Meanwhile poor Blanche’s condition continued, and if we call it a nervous breakdown it probably wouldn’t be far off the mark. During this time Marie de l’Incarnation remained by the young novice’s side, caring for and counselling her. Now, I imagine that this great nun’s support only took the form of gentle suggestions, but I reckon it achieved its objective all the more readily for the fact that Blanche looked up to her Novice Mistress with all the admiration that a weaker character is capable of. At all events, after a few days she reappeared amongst her sisters, making a clear effort to compensate for the bad impression created by her contretemps with the commissioner as she spoke up during meal-times, accusing herself of weakness and asking for her sisters’ prayers. It was impossible not to marvel that so much humility and good will did not bear greater fruit later on.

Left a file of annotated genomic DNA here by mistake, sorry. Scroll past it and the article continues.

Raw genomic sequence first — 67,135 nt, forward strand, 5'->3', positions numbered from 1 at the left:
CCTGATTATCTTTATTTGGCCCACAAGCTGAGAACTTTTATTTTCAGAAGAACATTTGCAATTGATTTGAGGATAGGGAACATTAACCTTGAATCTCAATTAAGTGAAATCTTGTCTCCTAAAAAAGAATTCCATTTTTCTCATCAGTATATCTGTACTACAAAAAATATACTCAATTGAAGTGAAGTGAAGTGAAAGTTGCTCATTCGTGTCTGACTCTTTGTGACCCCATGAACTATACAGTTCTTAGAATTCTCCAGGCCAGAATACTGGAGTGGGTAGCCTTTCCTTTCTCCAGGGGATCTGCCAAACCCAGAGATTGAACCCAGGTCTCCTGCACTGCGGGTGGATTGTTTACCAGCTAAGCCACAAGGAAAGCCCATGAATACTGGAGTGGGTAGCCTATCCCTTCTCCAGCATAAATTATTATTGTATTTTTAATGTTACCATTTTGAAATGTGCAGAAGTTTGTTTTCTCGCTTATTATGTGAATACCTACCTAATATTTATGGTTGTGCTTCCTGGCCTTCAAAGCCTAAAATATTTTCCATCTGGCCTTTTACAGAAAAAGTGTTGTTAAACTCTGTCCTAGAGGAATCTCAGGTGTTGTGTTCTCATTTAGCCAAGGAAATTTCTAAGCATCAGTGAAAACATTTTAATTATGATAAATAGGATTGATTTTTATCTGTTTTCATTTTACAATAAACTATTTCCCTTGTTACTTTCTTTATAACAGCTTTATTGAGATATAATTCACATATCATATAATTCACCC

Now, an outsider might well say that it would be hardly surprising if a young, relatively delicate nun displayed a certain dismay during the circumstances that immediately followed. I at least still recall quite clearly that monasteries were plundered in those days in every corner of the country — an obvious reaction by the mob to the National Assembly’s anti-Church decisions. So Blanche had good cause to be agitated, and agitated she indeed was. She did not show it consciously, but unconsciously it was all the clearer. Indeed, when I run my eye over the entirety of events, I would almost say it was as if, relating back to her admirable upbringing by Madame de Chalais, she now re-opened a part of herself that had been carefully wrapped away, or in other words, the Little Mouse who had vanished returned now, behaving exactly as she had many years previously. As a child she was heard repeatedly asking if the stairway wouldn’t ‘slip under their feet’ and if people weren’t going to turn wicked; nowadays during recreation she was heard suddenly asking in a strangely agitated little voice if there hadn’t been some new instances of plunder, or whether members of Religious Orders really would be permitted to remain in their monasteries, and so on.